Looking to buy my 1st bike... Trek Allant WSD?
I'm looking to start biking with my family (my husband rides a recumbent and my two young kids both have specialized bikes). I have a Burley I'll need to pull for my 3rd kiddo. I'm looking at the Trek Allant WSD (http://penncycle.com/product/13trek-...d-123186-1.htm) and with them being on sale locally this week I am wondering what is the general consensus on them? I am preferring the look of the navy/blue-ish Allant (http://penncycle.com/product/13trek-allant-123184-1.htm) but like the features of the WSD so am torn. Have not seen either in person yet! I am going either tonight or tomorrow to test one out. Not sure what sort of things I should be looking for at all.
Will be mainly just doing rides that are under 20 miles, with 50% of those being closer to 5-10 miles (when we go out with the kids).
The MSRP for the 2012 model was $549 according to Bikepedia, a trade organization for the bicycle industry. You can read reviews of current owners at http://www.buzzillions.com/reviews/w...nt-wsd-reviews The owners who posted seem pretty happy with the bike. It is pretty typical of the bikes that run around $500. Obviously the components are not "high end" but they probably will work OK from what the reviewers reported. If you are just a casual rider, this one should be a decent choice.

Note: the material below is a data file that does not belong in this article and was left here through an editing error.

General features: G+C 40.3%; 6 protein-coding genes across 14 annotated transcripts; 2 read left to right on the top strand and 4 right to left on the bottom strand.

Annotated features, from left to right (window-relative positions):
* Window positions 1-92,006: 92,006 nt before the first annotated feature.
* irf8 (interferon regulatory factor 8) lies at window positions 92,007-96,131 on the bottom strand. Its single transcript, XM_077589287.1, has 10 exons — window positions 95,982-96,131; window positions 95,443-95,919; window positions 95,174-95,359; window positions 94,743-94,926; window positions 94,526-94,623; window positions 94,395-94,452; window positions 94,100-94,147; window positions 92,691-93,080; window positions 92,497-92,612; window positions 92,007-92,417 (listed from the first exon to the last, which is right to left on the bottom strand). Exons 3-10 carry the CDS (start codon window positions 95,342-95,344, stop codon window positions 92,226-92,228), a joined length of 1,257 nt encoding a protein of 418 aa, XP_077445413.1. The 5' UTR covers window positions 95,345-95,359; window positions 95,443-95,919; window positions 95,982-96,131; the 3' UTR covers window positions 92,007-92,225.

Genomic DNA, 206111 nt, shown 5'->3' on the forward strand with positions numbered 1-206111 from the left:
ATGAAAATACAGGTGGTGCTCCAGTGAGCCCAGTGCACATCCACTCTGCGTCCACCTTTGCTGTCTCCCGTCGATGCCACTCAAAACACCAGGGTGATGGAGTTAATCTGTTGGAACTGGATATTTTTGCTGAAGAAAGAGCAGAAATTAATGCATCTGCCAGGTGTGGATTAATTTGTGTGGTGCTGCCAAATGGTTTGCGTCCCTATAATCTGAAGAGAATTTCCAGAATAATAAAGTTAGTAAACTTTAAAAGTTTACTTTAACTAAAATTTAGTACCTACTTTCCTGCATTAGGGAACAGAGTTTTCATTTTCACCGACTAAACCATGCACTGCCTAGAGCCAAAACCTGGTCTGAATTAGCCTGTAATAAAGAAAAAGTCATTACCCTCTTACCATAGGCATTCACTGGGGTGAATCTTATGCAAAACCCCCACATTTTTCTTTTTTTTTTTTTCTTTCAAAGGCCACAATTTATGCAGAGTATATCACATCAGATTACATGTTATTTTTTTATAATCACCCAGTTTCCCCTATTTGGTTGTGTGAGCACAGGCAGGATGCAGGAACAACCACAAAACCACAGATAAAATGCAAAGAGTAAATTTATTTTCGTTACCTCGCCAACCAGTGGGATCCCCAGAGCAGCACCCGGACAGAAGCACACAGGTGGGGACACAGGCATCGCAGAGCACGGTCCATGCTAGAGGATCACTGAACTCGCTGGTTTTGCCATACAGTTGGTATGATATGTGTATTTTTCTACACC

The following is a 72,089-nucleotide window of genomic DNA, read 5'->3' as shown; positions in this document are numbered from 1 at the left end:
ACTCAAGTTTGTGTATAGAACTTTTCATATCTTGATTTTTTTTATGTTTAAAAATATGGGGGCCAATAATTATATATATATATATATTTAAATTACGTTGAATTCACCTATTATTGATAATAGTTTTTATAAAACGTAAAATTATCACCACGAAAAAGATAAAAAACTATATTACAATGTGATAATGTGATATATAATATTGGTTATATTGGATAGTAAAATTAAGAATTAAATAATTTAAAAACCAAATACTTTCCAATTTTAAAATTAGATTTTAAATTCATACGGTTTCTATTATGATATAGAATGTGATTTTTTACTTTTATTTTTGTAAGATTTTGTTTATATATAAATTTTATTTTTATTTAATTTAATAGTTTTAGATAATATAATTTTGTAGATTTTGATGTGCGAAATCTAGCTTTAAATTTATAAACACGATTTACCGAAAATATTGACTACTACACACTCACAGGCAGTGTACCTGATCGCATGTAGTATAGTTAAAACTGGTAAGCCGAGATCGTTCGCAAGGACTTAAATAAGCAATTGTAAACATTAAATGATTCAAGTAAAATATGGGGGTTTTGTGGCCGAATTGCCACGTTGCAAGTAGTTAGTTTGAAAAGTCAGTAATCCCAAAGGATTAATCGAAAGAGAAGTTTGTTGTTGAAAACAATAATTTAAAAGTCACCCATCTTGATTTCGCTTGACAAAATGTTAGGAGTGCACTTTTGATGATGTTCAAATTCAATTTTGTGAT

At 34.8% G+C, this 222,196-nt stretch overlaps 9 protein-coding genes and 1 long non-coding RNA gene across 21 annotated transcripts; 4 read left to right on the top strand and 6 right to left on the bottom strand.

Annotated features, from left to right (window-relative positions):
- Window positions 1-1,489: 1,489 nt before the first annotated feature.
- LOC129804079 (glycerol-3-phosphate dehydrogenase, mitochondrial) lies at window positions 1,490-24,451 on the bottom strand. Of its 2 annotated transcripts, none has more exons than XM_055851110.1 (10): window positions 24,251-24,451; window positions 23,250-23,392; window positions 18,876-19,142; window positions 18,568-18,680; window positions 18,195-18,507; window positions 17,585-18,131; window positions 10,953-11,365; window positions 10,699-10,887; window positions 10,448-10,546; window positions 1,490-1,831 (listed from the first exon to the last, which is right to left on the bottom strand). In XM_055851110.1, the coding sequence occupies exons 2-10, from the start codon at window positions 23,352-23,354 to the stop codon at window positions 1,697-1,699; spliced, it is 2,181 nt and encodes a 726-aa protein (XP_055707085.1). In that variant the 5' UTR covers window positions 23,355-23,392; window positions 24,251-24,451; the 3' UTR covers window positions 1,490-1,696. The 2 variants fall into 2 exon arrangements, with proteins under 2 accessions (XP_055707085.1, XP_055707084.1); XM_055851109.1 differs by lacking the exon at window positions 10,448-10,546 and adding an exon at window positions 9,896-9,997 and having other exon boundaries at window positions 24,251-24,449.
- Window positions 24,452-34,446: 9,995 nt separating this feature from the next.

The Allant is designed to be more of a "European-style" city bike, with an upright riding posture, curved-back handlebar, fenders, front rack (for a basket or larger handlebar bag), and cushier cruiser-style saddle. It's definitely not a lightweight bike, nor is it built for any kind of speed. It should do all right with a Burley trailer, as long as you don't mind a bit of extra pedaling effort for the added weight. If you're looking at Treks, you might also want to check out their Verve line. That being said, though, the Allants are certainly comfortable, smoothly riding bikes. My shop manager owns one, and uses it for short shopping runs, going to the library, etc.
I've got a 2012 diamond-frame. It's not navy/blueish - it's gray. I don't know if I'd get it again...I'd probably stick with something more like the Crossrip, but it's been great for my commute.
upright position in traffic
good rack (WSD comes with a different rack)
fenders come stock
Heavy (40 pounds with empty panniers)
upright position in a headwind
drivetrain hasn't held up well (riding in all weather)
For strictly recreational riding, I'd check out Trek's FX series. Much more capable off-road.
I think why its sold well is that its an every day utility/commuter bike.
It makes sense for people who knew the Raleigh Sports/Schwinn Suburbans in their childhood.
Its not a bike made for strictly recreational riding but for everything else you want to do, its hard to beat for the price and there isn't anything really wrong with the European city bike.
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